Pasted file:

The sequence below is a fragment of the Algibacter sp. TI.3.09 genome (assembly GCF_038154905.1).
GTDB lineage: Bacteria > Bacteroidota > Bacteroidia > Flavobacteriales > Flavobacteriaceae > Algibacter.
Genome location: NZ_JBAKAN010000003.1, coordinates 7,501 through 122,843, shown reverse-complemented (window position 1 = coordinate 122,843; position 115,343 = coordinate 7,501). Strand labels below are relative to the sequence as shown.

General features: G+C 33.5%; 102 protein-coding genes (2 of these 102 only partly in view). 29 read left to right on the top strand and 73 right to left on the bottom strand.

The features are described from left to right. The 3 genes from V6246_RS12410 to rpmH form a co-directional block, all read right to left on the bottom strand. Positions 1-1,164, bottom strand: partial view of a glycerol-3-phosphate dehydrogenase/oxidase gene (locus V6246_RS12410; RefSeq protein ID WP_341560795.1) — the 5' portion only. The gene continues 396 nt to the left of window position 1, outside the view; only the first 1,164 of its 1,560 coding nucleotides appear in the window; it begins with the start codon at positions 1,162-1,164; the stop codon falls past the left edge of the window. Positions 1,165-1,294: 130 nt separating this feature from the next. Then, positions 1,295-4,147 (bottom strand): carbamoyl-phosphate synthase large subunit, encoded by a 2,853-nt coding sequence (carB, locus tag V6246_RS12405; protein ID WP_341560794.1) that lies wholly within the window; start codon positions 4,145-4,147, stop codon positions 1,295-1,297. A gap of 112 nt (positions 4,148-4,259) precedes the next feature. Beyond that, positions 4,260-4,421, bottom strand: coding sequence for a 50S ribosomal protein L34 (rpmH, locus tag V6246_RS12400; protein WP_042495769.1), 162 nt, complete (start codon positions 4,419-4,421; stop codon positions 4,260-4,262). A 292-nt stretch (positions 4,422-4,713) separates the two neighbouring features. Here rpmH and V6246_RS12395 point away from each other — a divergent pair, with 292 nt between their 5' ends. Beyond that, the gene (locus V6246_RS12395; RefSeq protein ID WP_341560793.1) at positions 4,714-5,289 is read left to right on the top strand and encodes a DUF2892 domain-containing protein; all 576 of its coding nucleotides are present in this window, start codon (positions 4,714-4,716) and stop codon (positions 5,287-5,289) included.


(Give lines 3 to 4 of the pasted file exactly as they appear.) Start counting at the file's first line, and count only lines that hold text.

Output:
Genome location: NZ_JBAKAN010000003.1, coordinates 7,501 through 122,843, shown reverse-complemented (window position 1 = coordinate 122,843; position 115,343 = coordinate 7,501). Strand labels below are relative to the sequence as shown.

General features: G+C 33.5%; 102 protein-coding genes (2 of these 102 only partly in view). 29 read left to right on the top strand and 73 right to left on the bottom strand.